Having read all of Kristy Cambron's previous releases, I thought I knew what I was in for with this Jazz Age, Houdini-inspired novel. I was wrong. The story broke the mold of her former novels, and through its dark and mysterious tone what shone through most brightly was light and hope.
Our story opens at a cemetery on New Year's Eve in 1926, just a few months after Harry Houdini's death. Another illusionist has declared that he will raise a man named Victor Peale from the dead, and the cemetery is full of media representatives and curious onlookers. Also in the crowd is FBI Agent Elliot Matthews, sent to keep an eye on everything. In a grand show, it does appear that Victor Peale, dead twenty years, rises from his grave -- and promptly keels over again, dead and gone for good. Agent Matthews controls the situation and begins an investigation that will take him deep into vaudeville's captivation with illusion and spiritualism.
In the crowd that day Elliot had noticed one Wren Lockhart, a former apprentice of Houdini who is an illusionist in her own right. When he discovers a link between Victor Peale and Wren, he must convince the isolated and guarded woman to share what she knows, even though it means digging deep into a past she wants to keep hidden.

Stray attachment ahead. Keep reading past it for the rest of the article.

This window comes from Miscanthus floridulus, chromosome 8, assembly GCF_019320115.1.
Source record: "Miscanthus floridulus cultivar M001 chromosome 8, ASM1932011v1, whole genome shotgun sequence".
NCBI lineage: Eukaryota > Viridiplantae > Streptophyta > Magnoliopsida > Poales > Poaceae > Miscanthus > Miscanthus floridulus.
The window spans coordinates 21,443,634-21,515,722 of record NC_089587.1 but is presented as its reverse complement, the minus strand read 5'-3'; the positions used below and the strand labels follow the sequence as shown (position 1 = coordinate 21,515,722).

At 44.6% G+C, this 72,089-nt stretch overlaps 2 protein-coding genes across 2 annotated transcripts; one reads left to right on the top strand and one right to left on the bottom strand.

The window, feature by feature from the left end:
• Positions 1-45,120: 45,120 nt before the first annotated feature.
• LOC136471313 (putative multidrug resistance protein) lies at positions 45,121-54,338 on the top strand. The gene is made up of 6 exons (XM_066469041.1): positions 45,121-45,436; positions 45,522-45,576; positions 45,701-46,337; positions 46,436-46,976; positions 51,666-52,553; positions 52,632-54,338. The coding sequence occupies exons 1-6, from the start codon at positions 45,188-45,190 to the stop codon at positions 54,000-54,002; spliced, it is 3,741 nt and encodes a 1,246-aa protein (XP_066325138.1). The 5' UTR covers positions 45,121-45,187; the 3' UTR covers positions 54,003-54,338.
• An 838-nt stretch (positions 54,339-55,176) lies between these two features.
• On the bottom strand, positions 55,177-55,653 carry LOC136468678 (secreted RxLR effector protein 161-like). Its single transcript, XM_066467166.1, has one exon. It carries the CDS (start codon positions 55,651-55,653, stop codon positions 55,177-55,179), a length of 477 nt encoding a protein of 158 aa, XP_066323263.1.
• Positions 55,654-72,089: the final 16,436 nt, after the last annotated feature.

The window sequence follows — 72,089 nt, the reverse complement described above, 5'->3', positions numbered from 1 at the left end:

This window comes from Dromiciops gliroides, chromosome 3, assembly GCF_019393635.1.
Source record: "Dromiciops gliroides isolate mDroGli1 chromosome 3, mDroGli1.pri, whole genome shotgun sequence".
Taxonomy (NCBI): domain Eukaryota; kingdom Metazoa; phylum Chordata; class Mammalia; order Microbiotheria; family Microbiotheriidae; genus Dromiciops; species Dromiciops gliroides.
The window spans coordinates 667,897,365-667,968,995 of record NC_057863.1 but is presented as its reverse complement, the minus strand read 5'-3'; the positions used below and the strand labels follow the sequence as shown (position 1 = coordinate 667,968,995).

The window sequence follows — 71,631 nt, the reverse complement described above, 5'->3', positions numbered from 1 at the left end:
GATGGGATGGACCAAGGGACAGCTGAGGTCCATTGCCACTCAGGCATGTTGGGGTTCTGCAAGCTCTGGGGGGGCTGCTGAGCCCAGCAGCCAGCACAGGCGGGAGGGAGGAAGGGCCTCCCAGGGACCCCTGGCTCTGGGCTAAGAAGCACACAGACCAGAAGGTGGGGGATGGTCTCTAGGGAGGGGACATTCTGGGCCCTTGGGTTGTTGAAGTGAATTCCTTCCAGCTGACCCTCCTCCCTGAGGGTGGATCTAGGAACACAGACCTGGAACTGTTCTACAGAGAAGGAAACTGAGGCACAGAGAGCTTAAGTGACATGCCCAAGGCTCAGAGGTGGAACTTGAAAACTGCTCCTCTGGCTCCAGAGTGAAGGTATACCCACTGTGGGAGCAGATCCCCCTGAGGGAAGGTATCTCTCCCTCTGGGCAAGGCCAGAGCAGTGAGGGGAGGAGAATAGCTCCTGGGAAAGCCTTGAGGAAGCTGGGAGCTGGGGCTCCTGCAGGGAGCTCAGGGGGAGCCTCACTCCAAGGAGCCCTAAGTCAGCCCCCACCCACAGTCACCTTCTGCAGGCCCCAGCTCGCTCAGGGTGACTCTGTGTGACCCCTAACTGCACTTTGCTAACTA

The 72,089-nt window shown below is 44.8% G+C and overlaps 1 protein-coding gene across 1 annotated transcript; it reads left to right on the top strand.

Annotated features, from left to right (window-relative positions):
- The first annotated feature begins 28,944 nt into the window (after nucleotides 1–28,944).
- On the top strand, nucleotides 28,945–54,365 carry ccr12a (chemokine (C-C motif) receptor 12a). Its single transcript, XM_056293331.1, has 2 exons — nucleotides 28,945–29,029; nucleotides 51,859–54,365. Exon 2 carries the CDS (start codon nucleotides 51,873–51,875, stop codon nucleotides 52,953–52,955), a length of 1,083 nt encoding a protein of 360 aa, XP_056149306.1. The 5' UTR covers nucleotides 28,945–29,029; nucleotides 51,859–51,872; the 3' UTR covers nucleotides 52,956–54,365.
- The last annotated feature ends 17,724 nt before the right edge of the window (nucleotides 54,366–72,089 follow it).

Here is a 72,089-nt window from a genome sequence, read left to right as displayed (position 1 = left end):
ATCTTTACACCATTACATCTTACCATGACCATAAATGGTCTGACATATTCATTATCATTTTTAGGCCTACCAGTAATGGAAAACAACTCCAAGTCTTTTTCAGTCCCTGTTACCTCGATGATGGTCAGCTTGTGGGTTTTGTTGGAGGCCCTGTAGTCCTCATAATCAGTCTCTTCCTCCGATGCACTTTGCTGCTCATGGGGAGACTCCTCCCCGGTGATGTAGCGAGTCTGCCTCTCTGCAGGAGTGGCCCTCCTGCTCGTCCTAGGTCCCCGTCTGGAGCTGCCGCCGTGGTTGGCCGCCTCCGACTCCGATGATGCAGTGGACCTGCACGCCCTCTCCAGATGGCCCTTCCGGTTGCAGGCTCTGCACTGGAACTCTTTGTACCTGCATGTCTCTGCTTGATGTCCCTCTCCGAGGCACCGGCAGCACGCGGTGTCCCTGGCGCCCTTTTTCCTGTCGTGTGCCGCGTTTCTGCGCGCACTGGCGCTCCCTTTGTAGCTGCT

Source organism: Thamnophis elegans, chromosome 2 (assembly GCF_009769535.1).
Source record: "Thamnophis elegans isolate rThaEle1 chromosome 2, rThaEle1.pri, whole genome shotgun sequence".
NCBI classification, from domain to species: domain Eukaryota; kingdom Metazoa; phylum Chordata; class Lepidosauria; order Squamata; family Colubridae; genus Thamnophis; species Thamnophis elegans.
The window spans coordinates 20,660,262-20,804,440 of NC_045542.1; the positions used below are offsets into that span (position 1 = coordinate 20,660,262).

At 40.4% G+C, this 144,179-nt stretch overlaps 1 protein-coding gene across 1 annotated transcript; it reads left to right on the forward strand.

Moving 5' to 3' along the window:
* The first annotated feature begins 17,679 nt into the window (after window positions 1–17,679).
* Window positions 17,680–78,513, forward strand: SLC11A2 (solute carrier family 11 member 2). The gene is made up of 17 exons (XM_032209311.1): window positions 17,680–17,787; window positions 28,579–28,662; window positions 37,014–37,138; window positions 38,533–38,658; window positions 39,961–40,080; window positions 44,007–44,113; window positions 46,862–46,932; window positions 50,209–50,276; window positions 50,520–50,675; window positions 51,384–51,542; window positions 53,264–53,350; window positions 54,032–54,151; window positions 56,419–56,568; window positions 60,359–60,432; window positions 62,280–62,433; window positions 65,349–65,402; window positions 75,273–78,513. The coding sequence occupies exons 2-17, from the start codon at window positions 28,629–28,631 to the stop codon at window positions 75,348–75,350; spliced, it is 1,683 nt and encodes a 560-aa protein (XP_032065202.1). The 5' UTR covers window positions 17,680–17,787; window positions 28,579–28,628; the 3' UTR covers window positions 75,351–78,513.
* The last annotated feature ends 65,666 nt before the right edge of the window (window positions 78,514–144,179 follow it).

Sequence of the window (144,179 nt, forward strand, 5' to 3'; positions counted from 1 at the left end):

Wren's troubled family background and years of living the vaudeville circuit have left her excellent at projecting her aloof and intimidating demeanor. She doesn't want to get involved with the FBI, but she also doesn't want frauds and tricksters deceiving the public into thinking raising the dead is a thing one can do. She was with Houdini as he debunked such people in the past, and she grudgingly agrees to help Elliot for the sake of her mentor and to keep the authorities from prying more than they have to.
While Wren took me by surprise as a character, seeming at first too hard to get to know, I soon began to relate to her more than ever anticipated. Despite pushing people away, inside there was a woman who had been hurt and yet was brave and strong. This story was partially about Wren discovering how to overcome and live unafraid. A lot of it was her choice. "It was her choice how she lived, whether she'd carry the burden of bitterness... or allow truth to soothe the gaping wounds between them." (Page 196)
Some of my favorite quotes were about heroes. The theme of being a hero was strong in the second half of the novel, which also resonated with me. From Chapter 18: "Our mother used to say that a hero doesn't always have to slay a dragon to save the day. Sometimes he just walks through the fire alongside you, and that's enough." And from page 287: "If there was no darkness, there would be no opportunity for light to overcome it. This is the time for heroes to rise, okay?"
This story was not what I expected. It was more, and it will stay with me for a long time.
I received my copy of this book from the publisher. All opinions in this review are my own.